Virus affecting sugar beet crops could be tackled with banned pesticides

Banned pesticides could be used to tackle an outbreak of a virus spread by aphids that is harming sugar beet crops, Environment Secretary George Eustice has said.

Tory MP James Wild said sugar beet farmers in his North West Norfolk constituency have warned their crops are being damaged by beet yellows virus and are asking for a temporary easing of rules around the use of neonicotinoid pesticides.

In 2013, the EU restricted the use of three neonicotinoids – Clothianidin, Imidacloprid and Thiamethoxam – on a number of crops, with a ban on outdoor use completely approved in 2018 in a bid to help protect pollinators such as bees.

Coronavirus – Thu Aug 27, 2020
Coronavirus – Thu Aug 27, 2020

Responding during Environment Questions, Mr Eustice told the Commons: “The Government recognises that sugar beet growers face yield losses this year because of the difficulties in controlling aphids.

“We do support the restrictions on neonicotinoids to protect pollinators but we’ve also always been clear that we remain open to applications for emergency authorisations under the current rules.”

Mr Eustice also confirmed officials are in “constant dialogue” to offer support to a poultry business hit by Covid-19.

Tory former minister George Freeman asked what support is available for chicken farmers Banham Poultry in his Mid Norfolk constituency, which is affected by a Covid-19 outbreak.

Mr Eustice replied: “I had a meeting with my officials yesterday to discuss this individual case.

“We do understand the difficulties that Banham Poultry are facing.

“I know that our officials are in constant dialogue both with the company but also with officials in other departments including Public Health England and the Treasury as well.”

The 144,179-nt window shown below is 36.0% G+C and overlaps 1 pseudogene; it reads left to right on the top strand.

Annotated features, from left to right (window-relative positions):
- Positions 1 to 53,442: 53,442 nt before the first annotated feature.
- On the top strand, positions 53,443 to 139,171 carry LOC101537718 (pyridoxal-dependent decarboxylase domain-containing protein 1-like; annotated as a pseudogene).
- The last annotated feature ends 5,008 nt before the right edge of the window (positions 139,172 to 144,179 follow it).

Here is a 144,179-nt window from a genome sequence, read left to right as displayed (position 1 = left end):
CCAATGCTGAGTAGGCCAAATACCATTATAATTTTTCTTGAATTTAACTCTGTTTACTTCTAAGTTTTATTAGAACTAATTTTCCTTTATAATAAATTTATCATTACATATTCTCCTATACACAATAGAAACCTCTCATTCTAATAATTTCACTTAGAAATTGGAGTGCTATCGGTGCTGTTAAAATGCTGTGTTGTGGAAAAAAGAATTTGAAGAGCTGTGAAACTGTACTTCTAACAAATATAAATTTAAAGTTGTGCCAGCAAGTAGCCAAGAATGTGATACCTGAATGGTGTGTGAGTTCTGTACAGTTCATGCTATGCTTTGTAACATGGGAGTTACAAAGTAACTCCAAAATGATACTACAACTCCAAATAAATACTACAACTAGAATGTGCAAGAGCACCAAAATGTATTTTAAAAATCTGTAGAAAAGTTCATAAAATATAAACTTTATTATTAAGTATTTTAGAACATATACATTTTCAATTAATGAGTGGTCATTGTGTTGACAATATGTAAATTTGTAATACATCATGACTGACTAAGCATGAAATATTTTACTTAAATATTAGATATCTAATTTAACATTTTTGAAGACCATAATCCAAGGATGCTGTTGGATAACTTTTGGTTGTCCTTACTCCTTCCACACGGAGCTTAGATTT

Animals – Badger
Animals – Badger

Tory MP Tom Randall (Gedling) said some of his constituents are worried the proposed badger cull – to reduce the spread of Bovine tuberculosis – could wipe out local populations of the animal in Nottinghamshire.

Responding, Mr Eustice told the Commons: “We do look at epidemiological assessments in individual areas to see where particular strains are present in both badgers and cattle, and that drives the decisions about where culling is necessary.”

Meanwhile, Labour MP Grahame Morris (Easington) pressed the Government to guarantee maximum five-year sentences for the worst offences of animal cruelty will be in law by January.

Calling for quicker progress to be made on the Animal Welfare (Sentencing) Bill, he said: “I’ve been really disturbed by some recent reports in the local press of incidents of animal cruelty in my own constituency.

“I certainly worry that individuals who are capable of deliberately inflicting pain and suffering on animals are capable of far worse.

“So can (environment minister Victoria Prentis) just go a little bit further and give a guarantee that the maximum five-year sentences for the worst offences of animal cruelty will be on the statute book by January of 2021?”

MP portraits
MP portraits

Ms Prentis responded: “I sympathise with (Mr Morris), we’re all very keen to do what we can to stamp out animal cruelty.

“Unfortunately I can’t give any guarantees about the progress of parliamentary business but what I would say is that the second reading of this Bill … will be next month and that the Government fully supports the Bill and we hope that it will become law very soon.”

Earlier, Labour’s Seema Malhotra (Feltham and Heston) called for the Government to commit to protecting UK food standards by including an assurance on the face of the Environment Bill.

Ms Malhotra told MPs: “The Secretary of State is right that their manifesto promised not to compromise on food standards in trade deals but twice, twice, the Government have refused to support Labour amendments to put this into law.

“So if over 70% of people don’t want us selling food imported from countries with lower food standards and over one million people have signed a petition from the National Farmers’ Union for British food standards to be put into law, why are they refusing to do what the public wants and what the public expects?

“The country has a right to know.”

Mr Eustice replied: “Well, in retained EU law we have indeed put in place the existing prohibitions on the sales of poultry washed by chlorine, for instance, with beef treated with hormones.

“We have legal prohibitions and our own legal bans on certain practices, those will remain in place and will not change.”